Whether you’re sucking up the plotlines with girls of all ages and stages as part of the Twilight saga book series or are completely unaware of Twilight author Stephenie Meyer as the up and coming J.K. Rowling phenom-in-the-making and need a “Twilight beginner’s guide” to sort out all the ‘will she/won’t she’ vampire innuendo…
…Chances are, you’ll agree that books girls can devour and can relate to in some form or fashion are worth wildly applauding as they’re “Growing Up Girl.”
I find myself emoting, “Read Kiddo, Read!” when I see girls pry themselves loose from media devices to become enveloped in “can’t put it down” page-turners.
Digital is great, and girls (and guys) will no doubt segue online to the new Twilight Teens forum or even roleplay with members (bets on how fast this trends into virtual world vampiredom movie tie-in?) but ultimately, reading taps into the soul on a level of intimacy rarely captured in fast-paced, flying fingers digital-style.
I haven’t yet read it myself, OR seen it yet, so I should probably, um…er…abstain. (Yes, that’s primarily why parents are giving it a hallpass in advance I’m guessing; even Twilight Moms are hooked on the series—though like any pop trend, pithy critics will also rip it and quip it, complete with domain buy and ‘“twilightsucks” blog.)
Still, I’m thrilled Twilight characters Bella and Edward have made such a romantic impact, taking a bite out of the ‘in your face’ pornified pop culture in favor of a gentler storyline of desire. Why? Because Hollywood needs proof that yearning can ‘sell’ over ‘bump-n-grind’ crass desensitization. (I can almost hear the pitch session, “think High School Musical with vampires!”) There’s no doubt the new film will skyrocket the book series even higher (here’s last night’s video coverage of Twilight’s premiere via Lion and Lamb Love fansite) so I’m going to focus instead on lesser known picks for ‘readergirlz’ everywhere…like the awesome power coming out of GirlChild Press.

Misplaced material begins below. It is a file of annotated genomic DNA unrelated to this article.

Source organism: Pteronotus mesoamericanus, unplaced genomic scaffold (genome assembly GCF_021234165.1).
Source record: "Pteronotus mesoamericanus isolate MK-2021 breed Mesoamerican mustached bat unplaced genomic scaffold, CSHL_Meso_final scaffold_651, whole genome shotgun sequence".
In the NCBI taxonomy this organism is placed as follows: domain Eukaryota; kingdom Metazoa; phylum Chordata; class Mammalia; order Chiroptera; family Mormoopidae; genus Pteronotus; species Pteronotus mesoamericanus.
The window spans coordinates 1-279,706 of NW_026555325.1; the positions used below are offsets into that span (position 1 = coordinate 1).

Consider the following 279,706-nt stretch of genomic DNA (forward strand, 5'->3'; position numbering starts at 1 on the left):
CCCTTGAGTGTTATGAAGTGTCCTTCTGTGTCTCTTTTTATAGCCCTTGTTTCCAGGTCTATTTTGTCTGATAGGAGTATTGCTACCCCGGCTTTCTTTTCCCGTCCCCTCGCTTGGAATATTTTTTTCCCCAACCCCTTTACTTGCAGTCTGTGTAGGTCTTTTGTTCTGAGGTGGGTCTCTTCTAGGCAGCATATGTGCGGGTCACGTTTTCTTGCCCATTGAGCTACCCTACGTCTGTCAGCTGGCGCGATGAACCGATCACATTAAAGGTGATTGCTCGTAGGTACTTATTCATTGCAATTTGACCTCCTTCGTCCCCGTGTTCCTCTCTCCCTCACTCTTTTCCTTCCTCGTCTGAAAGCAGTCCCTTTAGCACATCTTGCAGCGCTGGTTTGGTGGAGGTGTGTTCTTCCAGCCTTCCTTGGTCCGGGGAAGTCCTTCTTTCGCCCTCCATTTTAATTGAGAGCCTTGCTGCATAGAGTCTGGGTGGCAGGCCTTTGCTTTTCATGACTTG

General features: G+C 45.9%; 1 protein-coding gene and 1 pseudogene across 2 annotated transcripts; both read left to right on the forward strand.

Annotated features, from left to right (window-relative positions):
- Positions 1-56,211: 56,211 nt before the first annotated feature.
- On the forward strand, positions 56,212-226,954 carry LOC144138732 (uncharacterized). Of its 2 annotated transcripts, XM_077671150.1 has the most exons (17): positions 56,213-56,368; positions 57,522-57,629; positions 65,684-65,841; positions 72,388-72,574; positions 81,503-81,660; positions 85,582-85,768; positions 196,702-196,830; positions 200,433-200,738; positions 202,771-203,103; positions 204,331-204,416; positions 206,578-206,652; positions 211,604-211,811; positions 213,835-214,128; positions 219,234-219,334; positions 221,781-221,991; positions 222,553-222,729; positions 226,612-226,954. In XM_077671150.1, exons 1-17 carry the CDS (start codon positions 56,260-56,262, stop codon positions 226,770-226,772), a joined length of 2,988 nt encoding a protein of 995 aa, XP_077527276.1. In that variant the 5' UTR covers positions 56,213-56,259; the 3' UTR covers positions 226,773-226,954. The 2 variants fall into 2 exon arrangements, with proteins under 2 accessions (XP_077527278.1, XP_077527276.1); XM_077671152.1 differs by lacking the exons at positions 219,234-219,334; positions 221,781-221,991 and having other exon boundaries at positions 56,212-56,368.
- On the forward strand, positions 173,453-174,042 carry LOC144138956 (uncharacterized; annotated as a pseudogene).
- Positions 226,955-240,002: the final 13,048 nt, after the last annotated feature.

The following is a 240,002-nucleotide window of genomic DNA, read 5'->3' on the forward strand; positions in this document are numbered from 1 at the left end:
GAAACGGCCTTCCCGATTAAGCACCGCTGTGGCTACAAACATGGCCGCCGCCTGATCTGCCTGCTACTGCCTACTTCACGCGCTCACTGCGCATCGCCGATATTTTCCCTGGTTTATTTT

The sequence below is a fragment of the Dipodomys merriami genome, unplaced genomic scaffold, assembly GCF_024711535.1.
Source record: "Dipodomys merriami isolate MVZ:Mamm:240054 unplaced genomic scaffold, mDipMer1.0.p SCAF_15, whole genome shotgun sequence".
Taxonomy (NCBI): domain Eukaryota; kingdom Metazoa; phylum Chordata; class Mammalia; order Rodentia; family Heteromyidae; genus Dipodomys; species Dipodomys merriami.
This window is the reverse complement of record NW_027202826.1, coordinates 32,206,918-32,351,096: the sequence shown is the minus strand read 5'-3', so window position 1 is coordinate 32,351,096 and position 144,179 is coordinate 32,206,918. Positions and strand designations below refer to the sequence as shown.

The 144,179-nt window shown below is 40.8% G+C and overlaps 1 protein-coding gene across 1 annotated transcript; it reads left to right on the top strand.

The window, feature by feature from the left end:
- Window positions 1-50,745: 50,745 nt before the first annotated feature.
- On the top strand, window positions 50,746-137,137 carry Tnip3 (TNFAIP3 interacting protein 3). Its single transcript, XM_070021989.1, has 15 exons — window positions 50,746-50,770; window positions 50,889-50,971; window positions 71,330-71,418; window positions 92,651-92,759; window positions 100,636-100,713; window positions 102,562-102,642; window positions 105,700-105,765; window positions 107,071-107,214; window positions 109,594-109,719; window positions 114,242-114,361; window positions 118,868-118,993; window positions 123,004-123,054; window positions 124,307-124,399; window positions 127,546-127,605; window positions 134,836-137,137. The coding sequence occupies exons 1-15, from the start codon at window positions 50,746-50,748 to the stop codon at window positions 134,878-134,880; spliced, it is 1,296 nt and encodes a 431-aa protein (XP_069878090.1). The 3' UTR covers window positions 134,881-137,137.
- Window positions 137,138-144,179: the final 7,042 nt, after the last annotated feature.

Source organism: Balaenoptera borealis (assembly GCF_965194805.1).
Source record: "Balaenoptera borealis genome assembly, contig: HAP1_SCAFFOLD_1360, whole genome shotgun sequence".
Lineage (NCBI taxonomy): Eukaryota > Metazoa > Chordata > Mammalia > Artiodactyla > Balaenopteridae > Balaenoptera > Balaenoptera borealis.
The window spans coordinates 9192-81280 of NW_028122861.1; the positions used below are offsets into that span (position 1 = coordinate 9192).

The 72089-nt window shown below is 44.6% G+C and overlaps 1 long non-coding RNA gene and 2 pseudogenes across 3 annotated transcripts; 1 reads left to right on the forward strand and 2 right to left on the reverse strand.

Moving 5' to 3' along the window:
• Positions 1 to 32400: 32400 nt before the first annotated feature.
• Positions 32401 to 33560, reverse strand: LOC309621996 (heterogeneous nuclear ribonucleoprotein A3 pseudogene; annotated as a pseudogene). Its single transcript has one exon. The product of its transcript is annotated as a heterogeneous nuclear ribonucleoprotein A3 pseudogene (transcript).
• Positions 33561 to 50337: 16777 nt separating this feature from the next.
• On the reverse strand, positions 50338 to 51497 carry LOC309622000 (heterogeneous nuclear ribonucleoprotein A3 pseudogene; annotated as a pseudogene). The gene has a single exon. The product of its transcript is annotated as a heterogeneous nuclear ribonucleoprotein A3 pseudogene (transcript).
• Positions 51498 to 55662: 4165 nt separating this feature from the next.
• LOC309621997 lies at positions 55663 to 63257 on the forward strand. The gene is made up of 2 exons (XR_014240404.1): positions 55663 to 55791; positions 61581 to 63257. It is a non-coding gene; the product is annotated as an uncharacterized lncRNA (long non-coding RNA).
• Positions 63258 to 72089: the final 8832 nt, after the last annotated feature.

GirlChild Press may not be ‘Twilight’ in mainstream media madness, (yet) but books like Growing Up Girl and Just Like A Girl are raw and real teen voices worthy of the red carpet/spotlight…right up there with Amy Goldwasser’s 58 teen girls writing Red the book, which we’ll highlight too!
GirlChild Press publishes work “that celebrates the triumph, defiance, and excellence of girls and women everywhere,” whether it’s the diverse collection of poignant poetry, essays and short stories in Growing Up Girl An Anthology of Voices from Marginalized Spaces, or the newly released “Just Like A Girl” which Shaping Youth Guest Correspondent Deesha Philyaw shares with us today.